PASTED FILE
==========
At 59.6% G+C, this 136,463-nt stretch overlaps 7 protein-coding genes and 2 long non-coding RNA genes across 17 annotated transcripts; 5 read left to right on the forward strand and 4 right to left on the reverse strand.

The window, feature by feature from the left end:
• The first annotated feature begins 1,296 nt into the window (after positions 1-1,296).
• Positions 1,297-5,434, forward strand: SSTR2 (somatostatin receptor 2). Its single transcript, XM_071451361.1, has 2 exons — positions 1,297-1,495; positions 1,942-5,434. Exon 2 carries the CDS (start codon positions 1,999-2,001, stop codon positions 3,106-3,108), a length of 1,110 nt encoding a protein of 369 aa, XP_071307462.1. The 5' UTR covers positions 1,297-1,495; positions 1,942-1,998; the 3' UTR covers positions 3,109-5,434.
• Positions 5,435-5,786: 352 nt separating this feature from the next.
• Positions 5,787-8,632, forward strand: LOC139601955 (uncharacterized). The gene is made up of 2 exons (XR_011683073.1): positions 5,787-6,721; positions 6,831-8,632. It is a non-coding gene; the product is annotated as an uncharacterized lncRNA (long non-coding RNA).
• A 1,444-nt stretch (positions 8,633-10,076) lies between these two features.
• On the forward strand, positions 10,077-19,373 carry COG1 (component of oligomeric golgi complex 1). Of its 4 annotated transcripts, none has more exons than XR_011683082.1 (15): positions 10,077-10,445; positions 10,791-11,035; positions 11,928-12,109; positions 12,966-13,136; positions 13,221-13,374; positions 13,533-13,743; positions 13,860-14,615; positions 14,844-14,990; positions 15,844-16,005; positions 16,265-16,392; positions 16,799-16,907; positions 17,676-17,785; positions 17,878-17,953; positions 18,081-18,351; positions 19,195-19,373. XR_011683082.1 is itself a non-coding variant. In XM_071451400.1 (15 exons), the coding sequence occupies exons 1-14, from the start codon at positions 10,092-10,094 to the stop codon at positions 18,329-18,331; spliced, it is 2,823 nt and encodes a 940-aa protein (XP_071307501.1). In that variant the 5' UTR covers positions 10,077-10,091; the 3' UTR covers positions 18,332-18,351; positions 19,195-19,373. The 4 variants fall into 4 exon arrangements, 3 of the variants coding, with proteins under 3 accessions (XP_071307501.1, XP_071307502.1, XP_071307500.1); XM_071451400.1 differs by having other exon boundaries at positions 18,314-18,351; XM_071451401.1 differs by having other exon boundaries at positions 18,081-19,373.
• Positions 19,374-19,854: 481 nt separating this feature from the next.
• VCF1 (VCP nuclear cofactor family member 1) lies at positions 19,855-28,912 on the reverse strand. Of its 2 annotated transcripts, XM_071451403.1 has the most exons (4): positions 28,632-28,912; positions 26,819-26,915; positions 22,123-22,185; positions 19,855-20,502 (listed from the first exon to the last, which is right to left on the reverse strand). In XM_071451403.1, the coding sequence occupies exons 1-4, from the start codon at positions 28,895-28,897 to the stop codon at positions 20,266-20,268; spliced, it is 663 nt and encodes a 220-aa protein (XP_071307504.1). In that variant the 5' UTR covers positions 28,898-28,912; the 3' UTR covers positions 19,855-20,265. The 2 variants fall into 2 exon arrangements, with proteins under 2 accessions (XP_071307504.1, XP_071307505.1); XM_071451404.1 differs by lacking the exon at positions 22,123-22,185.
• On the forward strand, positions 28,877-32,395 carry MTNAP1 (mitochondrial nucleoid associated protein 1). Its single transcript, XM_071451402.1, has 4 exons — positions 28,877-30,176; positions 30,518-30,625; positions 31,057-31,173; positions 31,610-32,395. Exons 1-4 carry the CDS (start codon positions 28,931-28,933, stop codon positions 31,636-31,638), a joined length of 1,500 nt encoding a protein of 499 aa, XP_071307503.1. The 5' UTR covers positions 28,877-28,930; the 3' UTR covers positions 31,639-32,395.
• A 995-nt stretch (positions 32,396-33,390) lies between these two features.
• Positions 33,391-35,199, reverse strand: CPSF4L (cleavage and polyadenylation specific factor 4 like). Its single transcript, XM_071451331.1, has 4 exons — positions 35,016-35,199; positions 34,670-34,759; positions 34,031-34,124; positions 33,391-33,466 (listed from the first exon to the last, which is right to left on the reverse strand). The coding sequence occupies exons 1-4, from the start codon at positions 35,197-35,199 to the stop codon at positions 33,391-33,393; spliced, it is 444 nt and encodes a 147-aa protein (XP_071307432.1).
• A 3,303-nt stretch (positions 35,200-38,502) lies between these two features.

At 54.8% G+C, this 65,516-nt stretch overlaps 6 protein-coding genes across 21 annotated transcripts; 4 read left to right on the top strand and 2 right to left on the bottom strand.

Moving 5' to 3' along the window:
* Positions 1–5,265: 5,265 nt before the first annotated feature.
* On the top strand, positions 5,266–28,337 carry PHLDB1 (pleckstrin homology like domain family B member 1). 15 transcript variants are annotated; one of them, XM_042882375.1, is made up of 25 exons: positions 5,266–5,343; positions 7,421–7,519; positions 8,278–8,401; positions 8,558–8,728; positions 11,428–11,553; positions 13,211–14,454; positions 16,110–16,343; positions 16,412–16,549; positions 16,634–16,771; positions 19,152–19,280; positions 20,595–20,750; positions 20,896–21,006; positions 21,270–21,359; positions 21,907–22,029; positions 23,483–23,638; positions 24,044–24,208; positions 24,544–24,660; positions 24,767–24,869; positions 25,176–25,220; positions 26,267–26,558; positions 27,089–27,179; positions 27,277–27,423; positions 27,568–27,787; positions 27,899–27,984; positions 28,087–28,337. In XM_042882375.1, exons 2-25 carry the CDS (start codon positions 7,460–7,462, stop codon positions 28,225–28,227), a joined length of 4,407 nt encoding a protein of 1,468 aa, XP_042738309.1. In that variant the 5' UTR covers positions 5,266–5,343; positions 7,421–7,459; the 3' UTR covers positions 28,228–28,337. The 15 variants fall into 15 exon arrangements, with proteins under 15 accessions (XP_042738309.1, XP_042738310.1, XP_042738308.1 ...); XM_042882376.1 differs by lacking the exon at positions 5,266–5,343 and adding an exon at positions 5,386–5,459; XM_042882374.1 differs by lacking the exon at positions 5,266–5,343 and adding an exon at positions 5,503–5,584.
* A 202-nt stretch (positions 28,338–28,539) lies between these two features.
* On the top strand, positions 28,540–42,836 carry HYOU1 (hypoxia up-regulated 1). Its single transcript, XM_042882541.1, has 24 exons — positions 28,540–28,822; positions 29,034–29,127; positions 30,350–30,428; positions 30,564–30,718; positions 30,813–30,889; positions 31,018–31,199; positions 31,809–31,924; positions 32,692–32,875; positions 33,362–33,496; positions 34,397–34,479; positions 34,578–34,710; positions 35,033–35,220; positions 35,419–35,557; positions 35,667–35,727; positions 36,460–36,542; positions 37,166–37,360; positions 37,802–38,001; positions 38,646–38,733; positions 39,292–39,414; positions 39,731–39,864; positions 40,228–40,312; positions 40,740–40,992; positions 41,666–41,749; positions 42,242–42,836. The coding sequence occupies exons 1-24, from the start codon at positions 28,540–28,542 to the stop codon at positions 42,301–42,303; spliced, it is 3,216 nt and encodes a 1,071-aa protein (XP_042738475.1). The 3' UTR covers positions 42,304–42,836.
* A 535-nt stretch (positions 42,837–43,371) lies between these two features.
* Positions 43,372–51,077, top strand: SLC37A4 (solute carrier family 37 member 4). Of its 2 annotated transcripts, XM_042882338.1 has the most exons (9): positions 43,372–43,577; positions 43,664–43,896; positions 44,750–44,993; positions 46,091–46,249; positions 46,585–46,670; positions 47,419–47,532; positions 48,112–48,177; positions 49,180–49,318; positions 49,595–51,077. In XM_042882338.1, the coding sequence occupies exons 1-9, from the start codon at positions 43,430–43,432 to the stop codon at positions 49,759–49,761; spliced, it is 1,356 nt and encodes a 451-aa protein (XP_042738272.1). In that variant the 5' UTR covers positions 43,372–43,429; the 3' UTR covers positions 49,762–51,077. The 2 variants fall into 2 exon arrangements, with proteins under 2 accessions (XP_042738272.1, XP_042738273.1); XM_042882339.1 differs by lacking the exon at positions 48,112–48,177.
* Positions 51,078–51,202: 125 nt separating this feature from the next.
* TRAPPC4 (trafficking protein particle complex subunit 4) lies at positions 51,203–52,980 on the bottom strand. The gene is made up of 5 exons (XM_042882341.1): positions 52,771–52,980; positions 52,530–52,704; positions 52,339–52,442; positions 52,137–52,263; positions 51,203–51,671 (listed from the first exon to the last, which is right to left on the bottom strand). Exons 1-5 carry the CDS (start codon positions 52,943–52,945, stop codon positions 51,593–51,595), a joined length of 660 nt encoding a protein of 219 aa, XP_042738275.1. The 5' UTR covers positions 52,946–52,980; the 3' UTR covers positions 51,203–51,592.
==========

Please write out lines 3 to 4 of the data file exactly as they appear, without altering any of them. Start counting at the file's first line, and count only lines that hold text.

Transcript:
• The first annotated feature begins 1,296 nt into the window (after positions 1-1,296).
• Positions 1,297-5,434, forward strand: SSTR2 (somatostatin receptor 2). Its single transcript, XM_071451361.1, has 2 exons — positions 1,297-1,495; positions 1,942-5,434. Exon 2 carries the CDS (start codon positions 1,999-2,001, stop codon positions 3,106-3,108), a length of 1,110 nt encoding a protein of 369 aa, XP_071307462.1. The 5' UTR covers positions 1,297-1,495; positions 1,942-1,998; the 3' UTR covers positions 3,109-5,434.